When creating a webform it is highly important to have anti-forgery tokens generated for the user at the correct stage. It is equally important to know when to validate these anti-forgery tokens. The validation of the token allows the site to trust the users input. This blog will delve into why it is so important to have anti-forgery tokens, and when to validate them.
This is important because without this implementation Cross-Site Request Forgery (CSRF) can be exploited by hackers. This is done by the site trusting a given users requests (without an anti-forgery token) and the hacker tricks a user to clicking on a malicious link that takes them to a form that submits a post request to the server with the user’s authentication. The HTML.AntiForgeryToken() on the html webform generates a token on the webform (not the hackers malicious form) that is submitted and validated on a post request with the [ValidateAntiForgeryToken] filter within the corresponding controller. This is a very high level overview of how CSRF works which the below image shows, if this sparks your interest I will be writing a blog in the near future on CSRF.
The token generated by HTML.AntiForgeryToken() which should be called in the webform html contents, is referred to as the form token. Another HTTP-only token is generated at the same time the form token is, this token is used to validate the form token by the server. The form token is unique to the user logged in, which means multiple users can be logged in and the server will know which tokens to authenticate for each user. The form token is refreshed every time that the form is submitted and validated (via POST req and [ValidateAntiForgeryToken] filter), thus resulting in a different form token. If the token was not refreshed every time the token is validated it would lead to the token being the same for every form. This would be a massive security flaw, as once a hacker has the token of one of the forms they could submit data sent by other forms to do malicious things. Wait… How would the hacker gain access to one of these tokens you ask? This would be done by a hacker reading the page contents which can be done in multiple ways e.g. Man in the Middle attack, DNS poison etc.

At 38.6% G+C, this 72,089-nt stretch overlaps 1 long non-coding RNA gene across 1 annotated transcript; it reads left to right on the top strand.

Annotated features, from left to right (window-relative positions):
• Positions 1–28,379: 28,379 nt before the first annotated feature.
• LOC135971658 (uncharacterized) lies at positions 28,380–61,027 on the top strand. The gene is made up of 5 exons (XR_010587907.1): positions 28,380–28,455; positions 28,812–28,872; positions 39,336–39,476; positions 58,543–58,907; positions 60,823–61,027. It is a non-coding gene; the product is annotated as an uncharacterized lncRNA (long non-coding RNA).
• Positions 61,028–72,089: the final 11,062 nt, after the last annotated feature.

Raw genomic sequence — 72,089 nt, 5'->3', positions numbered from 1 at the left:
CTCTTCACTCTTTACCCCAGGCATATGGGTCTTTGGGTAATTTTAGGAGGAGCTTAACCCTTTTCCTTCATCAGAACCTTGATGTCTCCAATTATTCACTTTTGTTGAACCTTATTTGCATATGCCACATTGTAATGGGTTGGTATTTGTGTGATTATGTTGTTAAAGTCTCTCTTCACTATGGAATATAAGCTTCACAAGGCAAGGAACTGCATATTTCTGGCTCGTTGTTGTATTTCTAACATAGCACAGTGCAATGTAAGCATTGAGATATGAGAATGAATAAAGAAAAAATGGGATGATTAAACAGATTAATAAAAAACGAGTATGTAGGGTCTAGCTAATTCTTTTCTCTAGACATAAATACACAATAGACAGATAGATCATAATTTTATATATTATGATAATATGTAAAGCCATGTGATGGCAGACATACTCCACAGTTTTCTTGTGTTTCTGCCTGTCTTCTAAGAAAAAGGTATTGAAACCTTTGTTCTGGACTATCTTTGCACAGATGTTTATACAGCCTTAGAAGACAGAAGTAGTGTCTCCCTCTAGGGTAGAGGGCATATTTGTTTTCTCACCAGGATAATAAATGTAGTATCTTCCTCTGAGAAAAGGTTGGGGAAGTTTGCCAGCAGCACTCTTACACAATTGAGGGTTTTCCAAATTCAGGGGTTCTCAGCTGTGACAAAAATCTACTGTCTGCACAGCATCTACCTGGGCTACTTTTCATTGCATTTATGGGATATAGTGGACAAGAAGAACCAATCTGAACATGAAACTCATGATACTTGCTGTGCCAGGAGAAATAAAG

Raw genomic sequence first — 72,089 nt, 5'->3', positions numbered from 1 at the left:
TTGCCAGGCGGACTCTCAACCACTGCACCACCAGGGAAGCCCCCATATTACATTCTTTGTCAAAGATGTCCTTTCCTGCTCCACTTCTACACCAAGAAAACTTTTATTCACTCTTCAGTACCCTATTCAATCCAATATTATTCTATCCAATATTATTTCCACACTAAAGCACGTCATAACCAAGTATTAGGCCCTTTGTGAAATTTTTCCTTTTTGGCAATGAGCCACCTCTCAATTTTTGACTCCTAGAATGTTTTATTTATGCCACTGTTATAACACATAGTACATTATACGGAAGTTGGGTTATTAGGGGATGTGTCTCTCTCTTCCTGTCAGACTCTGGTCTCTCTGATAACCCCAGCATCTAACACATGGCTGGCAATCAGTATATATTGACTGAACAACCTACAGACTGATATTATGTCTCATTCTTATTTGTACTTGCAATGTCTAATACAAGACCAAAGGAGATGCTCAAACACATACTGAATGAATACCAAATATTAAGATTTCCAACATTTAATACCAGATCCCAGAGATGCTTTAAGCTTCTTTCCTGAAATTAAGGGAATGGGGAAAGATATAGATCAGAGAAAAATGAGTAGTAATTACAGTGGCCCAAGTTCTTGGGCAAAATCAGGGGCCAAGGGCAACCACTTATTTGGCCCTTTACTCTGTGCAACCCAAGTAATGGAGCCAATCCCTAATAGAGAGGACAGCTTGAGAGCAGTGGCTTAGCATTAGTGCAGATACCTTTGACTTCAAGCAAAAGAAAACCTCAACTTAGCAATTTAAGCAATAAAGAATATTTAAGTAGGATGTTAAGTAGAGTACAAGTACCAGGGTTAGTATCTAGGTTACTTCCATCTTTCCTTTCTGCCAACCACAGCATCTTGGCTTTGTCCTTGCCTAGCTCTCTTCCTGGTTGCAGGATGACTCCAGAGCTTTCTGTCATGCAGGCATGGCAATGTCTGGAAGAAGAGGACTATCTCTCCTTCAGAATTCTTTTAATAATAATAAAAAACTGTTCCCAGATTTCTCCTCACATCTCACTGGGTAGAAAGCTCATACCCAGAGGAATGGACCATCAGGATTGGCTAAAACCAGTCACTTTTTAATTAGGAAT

You only use this filter on a POST request, it is not used in GET request because a GET request does not manipulate data. GET requests should be a read-only operation. All POST requests should use the ValidateAntiForgeryToken for the most secure web forms.